In a Moment’s Notice: Caring for a Child with Mental Illness

Our guest blogger is Lori Gertz.  Lori makes her living as a strategic marketing consultant, writer, and reiki master and is currently studying to be a homeopath. She faced the ultimate Sophie’s choice—to give up the daughter she had adopted as a newborn or to keep her, even though she and her husband, Craig, could not ensure that their other children would be emotionally and physically safe if their troubled sister remained in the family home. She is writing her book, Mama Can’t Kiss It Better: An Idealized Motherhood Lost. She has created a resource for parents struggling with many of the same issues on, Twitter @lorigertzauthor,  and

By Lori Gertz  

My most important role is as the mother of 3 children under 12. One of my children has polarized the last eight years of my life as her mental health deteriorated far more rapidly than I could have ever conceived as I daydreamed about her “gotcha” day and stared at her adoption finalization papers in a frame on my desk. 

This is the story of my daughter who grew in another’s womb but is as much my daughter as the two that grew in mine. Sadly, her birthmother was an addict and while pregnant, she self medicated, drugged and drank excessively. We didn’t find out until she was nearly 3 years old, and within 10 days of our finding out, her birthmother committed suicide, overwhelmed by her own mental illness, struggles, secrets, lies and guilt. 

Emily was first diagnosed with Fetal Alcohol Spectrum Disorder in 2007. FASD is a devastating legacy steeped in the preventable and unchangeable facts of organic brain and neurological damage caused by a teratogen* (alcohol) crossing the placenta. The 39th doctor we took Emily to assess her inconsistent and out-of-control rage and behavior diagnosed her in less than 5 minutes based on the physical abnormalities right there on her face. What he spared us that day, as we stared back at him through tears, was that over 90% of those diagnosed with FASD suffer from numerous comorbidities of mental illness. 

In retrospect, I don’t know why this didn’t occur to us. A birthmother wouldn’t drink during pregnancy if she could stop, right? She was self medicating with heroine, PCP, LSD, crack, Oxycontin and when the truth came out through a relative who sent us the “don’t shoot the messenger email” alcohol was considered so benign it wasn’t even included in the list he knew she had abused when she was pregnant with our daughter. She was self medicating her own mental illness that she had suffered with rather publicly for over two decades. 

Of course, being aware of the existence of mental illness and managing it are two very different matters. We didn’t have to wait long to see how the genetic predisposition to it would affect our daughter.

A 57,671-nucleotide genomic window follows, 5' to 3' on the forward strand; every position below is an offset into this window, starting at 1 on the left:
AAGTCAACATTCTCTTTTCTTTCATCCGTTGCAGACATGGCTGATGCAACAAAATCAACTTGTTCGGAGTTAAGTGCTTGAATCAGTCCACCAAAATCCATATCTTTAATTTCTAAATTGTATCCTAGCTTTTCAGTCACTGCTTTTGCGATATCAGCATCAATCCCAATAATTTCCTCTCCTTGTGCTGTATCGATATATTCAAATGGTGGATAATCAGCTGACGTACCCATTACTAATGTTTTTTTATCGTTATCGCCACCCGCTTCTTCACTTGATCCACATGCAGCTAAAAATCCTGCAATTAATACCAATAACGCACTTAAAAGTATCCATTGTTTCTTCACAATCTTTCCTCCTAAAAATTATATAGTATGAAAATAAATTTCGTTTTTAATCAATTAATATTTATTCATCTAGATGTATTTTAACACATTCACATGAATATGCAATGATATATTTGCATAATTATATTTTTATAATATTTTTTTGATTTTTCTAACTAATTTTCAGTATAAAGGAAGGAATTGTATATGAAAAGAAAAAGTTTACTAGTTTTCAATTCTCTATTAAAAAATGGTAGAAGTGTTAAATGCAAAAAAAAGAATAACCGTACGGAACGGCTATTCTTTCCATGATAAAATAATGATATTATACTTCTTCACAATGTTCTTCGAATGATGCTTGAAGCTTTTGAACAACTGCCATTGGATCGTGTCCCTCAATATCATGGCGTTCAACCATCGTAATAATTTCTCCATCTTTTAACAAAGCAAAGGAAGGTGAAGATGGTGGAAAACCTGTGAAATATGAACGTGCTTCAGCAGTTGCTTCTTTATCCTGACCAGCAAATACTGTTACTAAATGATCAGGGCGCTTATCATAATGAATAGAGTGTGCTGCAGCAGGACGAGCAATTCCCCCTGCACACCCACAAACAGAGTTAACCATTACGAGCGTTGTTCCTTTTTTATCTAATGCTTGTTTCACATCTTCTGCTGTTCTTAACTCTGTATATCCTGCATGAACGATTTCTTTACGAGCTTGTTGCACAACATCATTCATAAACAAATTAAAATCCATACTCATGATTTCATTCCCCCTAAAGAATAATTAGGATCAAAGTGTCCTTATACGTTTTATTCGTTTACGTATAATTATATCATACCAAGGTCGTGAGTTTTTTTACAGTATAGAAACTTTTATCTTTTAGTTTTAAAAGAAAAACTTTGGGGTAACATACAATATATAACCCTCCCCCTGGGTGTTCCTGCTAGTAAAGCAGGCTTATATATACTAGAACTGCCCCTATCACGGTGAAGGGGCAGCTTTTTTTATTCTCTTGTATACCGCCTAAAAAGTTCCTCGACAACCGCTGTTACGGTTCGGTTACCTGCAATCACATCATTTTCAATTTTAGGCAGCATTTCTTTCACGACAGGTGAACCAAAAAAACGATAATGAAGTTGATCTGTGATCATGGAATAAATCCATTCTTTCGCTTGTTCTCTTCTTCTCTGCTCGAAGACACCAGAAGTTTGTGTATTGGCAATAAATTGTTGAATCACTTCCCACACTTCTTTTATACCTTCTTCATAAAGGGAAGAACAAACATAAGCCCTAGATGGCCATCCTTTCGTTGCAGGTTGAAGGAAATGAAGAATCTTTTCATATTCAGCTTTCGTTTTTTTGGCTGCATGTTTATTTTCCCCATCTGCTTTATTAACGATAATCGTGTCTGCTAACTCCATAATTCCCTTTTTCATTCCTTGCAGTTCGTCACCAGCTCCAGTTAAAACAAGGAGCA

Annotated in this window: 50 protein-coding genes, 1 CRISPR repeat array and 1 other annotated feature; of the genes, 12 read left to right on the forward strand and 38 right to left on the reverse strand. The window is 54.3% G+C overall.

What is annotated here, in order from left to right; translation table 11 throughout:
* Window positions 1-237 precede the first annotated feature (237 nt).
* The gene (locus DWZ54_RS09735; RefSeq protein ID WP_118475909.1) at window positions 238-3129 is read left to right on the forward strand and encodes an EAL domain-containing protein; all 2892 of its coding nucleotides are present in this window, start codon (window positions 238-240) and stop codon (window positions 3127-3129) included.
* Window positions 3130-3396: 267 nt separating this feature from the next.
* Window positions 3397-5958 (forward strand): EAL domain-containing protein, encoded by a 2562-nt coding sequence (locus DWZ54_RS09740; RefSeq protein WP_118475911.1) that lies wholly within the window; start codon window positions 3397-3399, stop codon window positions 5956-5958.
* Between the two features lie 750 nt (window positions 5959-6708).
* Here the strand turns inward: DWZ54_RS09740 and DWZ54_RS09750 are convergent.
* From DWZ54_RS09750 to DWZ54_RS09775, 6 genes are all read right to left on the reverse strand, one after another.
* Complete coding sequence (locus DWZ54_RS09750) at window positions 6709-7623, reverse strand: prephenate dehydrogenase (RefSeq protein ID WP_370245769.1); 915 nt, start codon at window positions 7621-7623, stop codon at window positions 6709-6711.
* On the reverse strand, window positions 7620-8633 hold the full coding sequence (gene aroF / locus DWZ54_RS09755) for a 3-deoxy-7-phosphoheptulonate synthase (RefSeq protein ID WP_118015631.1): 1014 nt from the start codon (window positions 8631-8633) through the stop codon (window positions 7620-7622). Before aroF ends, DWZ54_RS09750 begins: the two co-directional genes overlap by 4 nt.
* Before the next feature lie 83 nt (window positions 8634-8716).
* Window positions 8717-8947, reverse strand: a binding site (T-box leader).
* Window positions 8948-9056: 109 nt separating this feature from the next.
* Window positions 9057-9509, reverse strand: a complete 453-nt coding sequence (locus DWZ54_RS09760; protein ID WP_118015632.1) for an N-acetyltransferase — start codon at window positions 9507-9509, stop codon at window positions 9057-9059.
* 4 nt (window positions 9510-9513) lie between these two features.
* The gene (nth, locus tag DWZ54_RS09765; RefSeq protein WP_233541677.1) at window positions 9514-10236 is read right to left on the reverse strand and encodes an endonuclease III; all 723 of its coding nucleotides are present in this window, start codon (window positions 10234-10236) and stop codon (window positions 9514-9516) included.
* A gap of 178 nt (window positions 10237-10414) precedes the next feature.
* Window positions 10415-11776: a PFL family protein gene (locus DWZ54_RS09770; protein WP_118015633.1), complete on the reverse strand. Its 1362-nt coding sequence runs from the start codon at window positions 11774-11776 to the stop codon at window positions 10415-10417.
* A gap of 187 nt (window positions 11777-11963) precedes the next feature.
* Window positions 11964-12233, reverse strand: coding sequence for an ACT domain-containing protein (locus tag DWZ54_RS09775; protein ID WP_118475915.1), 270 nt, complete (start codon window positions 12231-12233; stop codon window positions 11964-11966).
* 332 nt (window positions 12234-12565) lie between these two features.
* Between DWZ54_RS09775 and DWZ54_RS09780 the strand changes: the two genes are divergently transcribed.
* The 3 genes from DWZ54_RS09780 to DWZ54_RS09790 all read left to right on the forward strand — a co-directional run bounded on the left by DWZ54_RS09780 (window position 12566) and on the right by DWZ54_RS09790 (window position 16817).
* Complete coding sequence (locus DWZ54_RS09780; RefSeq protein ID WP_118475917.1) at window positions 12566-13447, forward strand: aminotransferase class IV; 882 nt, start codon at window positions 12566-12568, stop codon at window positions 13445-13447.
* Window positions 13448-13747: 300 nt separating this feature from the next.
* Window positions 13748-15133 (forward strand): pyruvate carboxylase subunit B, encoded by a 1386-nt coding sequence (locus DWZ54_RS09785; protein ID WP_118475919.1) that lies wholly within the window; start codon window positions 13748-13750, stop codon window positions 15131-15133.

Her next diagnosis of Mood Disordered (Not otherwise specified) would come at age 4. Bipolar would be assigned at age 6. Reactive Attachment Disorder would be kicked around for years but finally diagnosed at age 7. 

The diagnoses are only the beginning. The multiple hospitalizations, manic-cycling and Bipolar episodes are as much a part of her life as the chemical cocktails chased by apple juice. 

Living in the now, and keeping mood charts are the blueprints for life going forward. Of course, that’s so much easier said than practiced. 

As anyone could imagine, having experienced the tremors of inconsistent behavior for many years with a mentally ill child prior to diagnosis, we all enter the room exhausted and drained to begin with. Those conditions don’t necessarily set us up for success even when a psychotropic protocol is managing our children for stability. It’s also really important to note that, at least in our family’s case, there are two other children growing here. Those two other children will struggle all children do during their early and teenage years. It’s like a big crock pot of ingredients. Left unwatched for too long, even a simmering pot will burn its contents.

The tension among all of us who have been walking on egg shells for years is not the best foundation for keeping things calm. Our family life, for lack of a better way of putting it, turned into a never-ending cycle of awful until someone stepped in with some support or respite to help us get back to a leveled place from which to start over again. 

Other than the hospitalizations of our daughter and more recently the guardian family who has cared for her on a longer-term basis, we found some respite in the occasional babysitter or relative, some of the few willing to take the risk of whatever our daughter would and could dish out.  

The other children are often caught in the middle of either our yelling and emotional upset or Emily’s tantrums. As parents, we are on call to be loving and fully engaged all the time. We need to be ready at a moment’s notice to either tear a child off the back of another, stop a fist, or dole out positive feedback to any and all of them. 

There are a lot of breaking points. 

Sometimes, it’s caused by something as little as laundry on the floor or medication non-compliance, but regardless, it’s what causes many scenarios in which my husband or I lose it and need to be coached back on to the tightropes we walk daily.

We are walking examples of the lessons of effective problem solving and while we struggle to maintain a sense of balance in our home, despite the mood disorders and general stress and anxiety, we are always teaching all three of our children, how to de-stress and make time for oneself and one another. 

Our lives together are filled with routine. Routine bedtimes, routine meal times, scheduled and managed TV content and time, routine reading time, scheduled homework time- you name it, we have a scheduled time for it. 

Schedules provide a level of consistency and boundaries for children that, although it feels rigid to those outside, provide a sense of comfort for our kids. When Emily’s time is structured, she knows what is coming next. She knows what to expect and isn’t living in a fearful state unknowing of what might be around the next corner for her to respond to. When Emily is in a relaxed state, we all follow.